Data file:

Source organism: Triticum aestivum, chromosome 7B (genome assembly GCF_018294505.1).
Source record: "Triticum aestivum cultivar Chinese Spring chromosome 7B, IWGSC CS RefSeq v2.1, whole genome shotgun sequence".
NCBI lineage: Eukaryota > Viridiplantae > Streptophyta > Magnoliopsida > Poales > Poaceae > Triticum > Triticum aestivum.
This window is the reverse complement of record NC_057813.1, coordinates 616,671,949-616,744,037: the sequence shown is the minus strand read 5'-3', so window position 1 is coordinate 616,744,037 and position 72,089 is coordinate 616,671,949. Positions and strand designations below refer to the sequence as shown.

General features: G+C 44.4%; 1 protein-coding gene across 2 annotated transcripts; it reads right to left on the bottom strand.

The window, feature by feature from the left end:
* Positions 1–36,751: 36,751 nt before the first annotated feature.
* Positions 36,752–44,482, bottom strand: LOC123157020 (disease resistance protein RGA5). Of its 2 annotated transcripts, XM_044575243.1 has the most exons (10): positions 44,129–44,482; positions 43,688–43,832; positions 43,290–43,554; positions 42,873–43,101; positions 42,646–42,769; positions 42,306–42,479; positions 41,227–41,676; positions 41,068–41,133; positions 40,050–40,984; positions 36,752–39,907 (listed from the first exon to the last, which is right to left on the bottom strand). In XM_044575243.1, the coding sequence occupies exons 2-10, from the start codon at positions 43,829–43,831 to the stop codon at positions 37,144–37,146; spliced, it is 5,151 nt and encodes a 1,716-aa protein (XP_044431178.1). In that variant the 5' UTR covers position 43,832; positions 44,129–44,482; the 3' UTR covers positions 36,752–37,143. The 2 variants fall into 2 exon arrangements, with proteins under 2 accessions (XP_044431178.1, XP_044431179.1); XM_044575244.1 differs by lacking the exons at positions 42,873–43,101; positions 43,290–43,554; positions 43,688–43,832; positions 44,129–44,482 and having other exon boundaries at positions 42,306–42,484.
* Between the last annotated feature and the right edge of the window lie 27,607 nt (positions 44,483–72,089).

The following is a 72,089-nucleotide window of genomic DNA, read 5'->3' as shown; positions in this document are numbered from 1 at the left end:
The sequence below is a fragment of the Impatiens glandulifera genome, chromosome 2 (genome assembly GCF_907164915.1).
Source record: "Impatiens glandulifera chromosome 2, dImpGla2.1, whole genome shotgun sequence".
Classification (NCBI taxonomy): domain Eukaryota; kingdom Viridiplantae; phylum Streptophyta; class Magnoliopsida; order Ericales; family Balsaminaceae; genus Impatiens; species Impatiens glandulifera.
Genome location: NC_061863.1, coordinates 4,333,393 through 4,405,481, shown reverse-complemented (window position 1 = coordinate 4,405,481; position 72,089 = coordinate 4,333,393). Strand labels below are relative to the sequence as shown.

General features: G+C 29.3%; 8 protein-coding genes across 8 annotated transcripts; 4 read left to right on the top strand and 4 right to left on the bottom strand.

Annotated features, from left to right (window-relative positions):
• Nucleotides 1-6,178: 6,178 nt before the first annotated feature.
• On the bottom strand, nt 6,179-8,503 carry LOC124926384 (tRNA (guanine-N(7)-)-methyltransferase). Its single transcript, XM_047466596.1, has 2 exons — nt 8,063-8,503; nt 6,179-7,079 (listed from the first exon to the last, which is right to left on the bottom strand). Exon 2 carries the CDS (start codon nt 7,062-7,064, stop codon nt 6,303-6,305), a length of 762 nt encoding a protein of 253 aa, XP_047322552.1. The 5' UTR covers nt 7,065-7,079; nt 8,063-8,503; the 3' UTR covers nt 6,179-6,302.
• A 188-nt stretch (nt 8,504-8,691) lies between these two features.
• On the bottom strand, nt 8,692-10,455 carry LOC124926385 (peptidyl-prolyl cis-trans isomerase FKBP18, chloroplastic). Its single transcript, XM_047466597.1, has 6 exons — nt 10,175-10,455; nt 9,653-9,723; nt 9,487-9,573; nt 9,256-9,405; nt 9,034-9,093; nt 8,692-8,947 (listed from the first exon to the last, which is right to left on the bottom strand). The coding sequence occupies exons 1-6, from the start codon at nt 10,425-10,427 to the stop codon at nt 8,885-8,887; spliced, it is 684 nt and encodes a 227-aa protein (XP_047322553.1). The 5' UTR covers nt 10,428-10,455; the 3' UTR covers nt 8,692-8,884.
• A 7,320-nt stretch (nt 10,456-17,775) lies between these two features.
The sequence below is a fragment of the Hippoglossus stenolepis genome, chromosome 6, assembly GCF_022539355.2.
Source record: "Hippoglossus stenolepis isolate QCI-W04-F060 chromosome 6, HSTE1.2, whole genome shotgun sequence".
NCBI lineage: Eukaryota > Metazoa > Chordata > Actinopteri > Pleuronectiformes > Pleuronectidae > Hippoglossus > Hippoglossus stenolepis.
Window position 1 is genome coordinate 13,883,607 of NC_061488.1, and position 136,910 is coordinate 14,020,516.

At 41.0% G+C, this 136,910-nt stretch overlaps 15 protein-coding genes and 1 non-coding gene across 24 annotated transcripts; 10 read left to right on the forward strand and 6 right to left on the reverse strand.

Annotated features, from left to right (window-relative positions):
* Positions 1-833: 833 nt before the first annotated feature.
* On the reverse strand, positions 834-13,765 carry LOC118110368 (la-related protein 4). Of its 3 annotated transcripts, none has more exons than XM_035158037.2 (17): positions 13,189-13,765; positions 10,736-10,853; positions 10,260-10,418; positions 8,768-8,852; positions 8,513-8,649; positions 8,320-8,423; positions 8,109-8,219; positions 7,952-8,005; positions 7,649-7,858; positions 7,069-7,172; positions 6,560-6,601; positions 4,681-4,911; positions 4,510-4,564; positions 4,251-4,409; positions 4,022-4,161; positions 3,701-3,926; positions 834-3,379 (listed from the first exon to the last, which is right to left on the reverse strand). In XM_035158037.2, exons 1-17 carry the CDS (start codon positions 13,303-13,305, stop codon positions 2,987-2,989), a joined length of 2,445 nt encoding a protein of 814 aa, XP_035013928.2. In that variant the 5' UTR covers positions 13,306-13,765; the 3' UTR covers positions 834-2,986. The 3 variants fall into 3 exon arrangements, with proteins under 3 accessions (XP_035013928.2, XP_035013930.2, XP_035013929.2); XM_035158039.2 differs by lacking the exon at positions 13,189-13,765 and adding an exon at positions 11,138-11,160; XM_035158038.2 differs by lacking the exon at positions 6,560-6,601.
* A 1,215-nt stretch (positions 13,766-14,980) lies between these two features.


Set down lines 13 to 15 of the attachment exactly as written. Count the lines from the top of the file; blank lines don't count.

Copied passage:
Classification (NCBI taxonomy): domain Eukaryota; kingdom Viridiplantae; phylum Streptophyta; class Magnoliopsida; order Ericales; family Balsaminaceae; genus Impatiens; species Impatiens glandulifera.
Genome location: NC_061863.1, coordinates 4,333,393 through 4,405,481, shown reverse-complemented (window position 1 = coordinate 4,405,481; position 72,089 = coordinate 4,333,393). Strand labels below are relative to the sequence as shown.

General features: G+C 29.3%; 8 protein-coding genes across 8 annotated transcripts; 4 read left to right on the top strand and 4 right to left on the bottom strand.